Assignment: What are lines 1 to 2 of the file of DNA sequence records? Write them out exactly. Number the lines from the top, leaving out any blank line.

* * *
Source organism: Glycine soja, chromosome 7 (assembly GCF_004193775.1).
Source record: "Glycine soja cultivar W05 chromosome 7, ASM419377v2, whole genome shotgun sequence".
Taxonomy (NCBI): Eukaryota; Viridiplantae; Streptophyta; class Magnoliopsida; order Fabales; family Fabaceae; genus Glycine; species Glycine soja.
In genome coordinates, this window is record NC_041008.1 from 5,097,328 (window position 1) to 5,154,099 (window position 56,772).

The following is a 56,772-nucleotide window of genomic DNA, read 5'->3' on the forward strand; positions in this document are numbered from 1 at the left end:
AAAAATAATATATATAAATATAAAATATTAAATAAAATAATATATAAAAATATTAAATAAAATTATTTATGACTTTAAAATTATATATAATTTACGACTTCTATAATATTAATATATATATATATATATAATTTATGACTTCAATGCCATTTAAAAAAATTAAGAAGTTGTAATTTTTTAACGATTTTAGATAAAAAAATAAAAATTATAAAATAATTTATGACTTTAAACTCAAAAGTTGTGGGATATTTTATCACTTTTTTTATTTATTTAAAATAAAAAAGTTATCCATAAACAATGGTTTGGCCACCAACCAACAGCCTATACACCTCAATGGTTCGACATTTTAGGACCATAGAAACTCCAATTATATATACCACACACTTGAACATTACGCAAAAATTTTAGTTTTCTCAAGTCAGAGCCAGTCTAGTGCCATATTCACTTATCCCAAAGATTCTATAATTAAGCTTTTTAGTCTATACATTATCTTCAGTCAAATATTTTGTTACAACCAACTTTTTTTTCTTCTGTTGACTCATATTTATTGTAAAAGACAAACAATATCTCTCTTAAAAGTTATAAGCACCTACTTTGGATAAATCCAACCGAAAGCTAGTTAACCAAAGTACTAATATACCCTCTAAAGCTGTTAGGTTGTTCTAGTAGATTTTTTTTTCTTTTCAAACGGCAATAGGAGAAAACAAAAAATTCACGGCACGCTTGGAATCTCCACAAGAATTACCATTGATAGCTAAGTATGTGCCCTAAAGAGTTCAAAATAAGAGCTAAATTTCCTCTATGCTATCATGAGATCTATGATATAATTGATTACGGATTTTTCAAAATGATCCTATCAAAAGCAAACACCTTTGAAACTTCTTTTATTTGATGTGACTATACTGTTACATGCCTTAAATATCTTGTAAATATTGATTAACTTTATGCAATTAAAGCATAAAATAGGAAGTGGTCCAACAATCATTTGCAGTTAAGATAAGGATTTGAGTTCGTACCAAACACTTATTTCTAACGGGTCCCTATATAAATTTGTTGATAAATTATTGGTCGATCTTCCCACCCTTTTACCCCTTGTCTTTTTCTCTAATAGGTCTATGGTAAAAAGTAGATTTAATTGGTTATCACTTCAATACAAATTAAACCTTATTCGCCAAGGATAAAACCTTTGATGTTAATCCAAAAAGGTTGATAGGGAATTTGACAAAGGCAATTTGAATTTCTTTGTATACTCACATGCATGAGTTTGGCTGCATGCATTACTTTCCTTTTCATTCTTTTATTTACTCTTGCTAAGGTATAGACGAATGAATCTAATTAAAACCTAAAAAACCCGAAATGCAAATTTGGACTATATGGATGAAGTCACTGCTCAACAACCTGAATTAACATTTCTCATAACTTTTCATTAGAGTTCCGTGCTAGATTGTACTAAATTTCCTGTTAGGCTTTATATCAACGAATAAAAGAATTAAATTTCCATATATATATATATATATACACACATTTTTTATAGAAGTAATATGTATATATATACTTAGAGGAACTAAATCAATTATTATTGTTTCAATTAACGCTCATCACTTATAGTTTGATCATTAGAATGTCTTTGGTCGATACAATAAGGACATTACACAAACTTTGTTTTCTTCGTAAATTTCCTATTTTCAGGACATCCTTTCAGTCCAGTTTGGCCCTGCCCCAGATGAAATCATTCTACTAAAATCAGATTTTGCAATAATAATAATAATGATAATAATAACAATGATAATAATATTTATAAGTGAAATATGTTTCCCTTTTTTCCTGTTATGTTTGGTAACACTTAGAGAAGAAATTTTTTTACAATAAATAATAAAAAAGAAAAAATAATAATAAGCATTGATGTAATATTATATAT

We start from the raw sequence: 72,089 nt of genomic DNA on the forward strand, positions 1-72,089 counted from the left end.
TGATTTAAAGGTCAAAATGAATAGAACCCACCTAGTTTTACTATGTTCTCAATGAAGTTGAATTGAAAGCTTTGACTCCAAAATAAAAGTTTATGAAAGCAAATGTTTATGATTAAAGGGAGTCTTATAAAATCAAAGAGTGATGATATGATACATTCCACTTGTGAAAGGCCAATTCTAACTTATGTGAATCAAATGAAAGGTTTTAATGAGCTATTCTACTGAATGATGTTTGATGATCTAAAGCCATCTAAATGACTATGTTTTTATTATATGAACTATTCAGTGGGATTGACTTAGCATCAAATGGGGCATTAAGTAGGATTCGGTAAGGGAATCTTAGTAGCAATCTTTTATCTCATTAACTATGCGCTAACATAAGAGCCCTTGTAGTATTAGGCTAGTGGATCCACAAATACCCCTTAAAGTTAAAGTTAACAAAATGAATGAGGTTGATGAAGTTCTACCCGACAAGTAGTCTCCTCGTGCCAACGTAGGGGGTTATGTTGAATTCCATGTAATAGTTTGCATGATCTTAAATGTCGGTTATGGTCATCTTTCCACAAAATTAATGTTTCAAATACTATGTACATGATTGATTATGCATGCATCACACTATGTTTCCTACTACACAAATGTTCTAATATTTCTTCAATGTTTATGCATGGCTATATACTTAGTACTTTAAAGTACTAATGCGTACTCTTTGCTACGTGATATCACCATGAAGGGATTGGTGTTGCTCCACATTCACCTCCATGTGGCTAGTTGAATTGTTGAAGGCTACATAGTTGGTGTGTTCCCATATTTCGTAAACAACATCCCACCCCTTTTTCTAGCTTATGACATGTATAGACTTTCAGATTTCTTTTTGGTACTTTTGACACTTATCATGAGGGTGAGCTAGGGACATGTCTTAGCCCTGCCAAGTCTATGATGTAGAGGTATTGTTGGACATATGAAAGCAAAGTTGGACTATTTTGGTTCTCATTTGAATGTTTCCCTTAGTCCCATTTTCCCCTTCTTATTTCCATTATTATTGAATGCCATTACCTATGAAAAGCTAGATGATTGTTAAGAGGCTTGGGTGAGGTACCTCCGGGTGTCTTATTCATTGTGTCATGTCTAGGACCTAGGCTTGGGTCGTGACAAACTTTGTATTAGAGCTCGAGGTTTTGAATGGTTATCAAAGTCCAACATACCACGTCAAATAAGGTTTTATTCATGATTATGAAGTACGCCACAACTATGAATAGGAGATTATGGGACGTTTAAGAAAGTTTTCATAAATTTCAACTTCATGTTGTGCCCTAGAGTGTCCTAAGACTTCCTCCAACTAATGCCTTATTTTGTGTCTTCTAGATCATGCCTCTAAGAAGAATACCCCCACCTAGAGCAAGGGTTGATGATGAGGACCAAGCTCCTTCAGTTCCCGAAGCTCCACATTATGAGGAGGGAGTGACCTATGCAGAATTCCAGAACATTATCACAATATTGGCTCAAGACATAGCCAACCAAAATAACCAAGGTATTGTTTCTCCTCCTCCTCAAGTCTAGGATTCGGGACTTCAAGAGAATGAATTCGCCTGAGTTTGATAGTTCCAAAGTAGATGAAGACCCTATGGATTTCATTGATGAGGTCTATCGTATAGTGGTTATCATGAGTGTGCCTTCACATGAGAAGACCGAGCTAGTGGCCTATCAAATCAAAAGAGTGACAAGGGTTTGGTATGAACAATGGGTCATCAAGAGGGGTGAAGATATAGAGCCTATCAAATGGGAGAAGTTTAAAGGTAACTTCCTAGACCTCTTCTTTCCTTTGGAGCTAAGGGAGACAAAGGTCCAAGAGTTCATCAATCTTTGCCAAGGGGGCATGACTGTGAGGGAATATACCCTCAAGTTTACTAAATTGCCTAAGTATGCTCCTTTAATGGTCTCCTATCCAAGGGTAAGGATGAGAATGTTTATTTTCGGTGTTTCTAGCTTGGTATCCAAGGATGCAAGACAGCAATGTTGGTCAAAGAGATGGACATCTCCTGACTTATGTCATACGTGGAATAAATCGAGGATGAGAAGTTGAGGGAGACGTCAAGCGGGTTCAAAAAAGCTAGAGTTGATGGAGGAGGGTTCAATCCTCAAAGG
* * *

Source organism: Glycine soja, chromosome 7 (assembly GCF_004193775.1).
Source record: "Glycine soja cultivar W05 chromosome 7, ASM419377v2, whole genome shotgun sequence".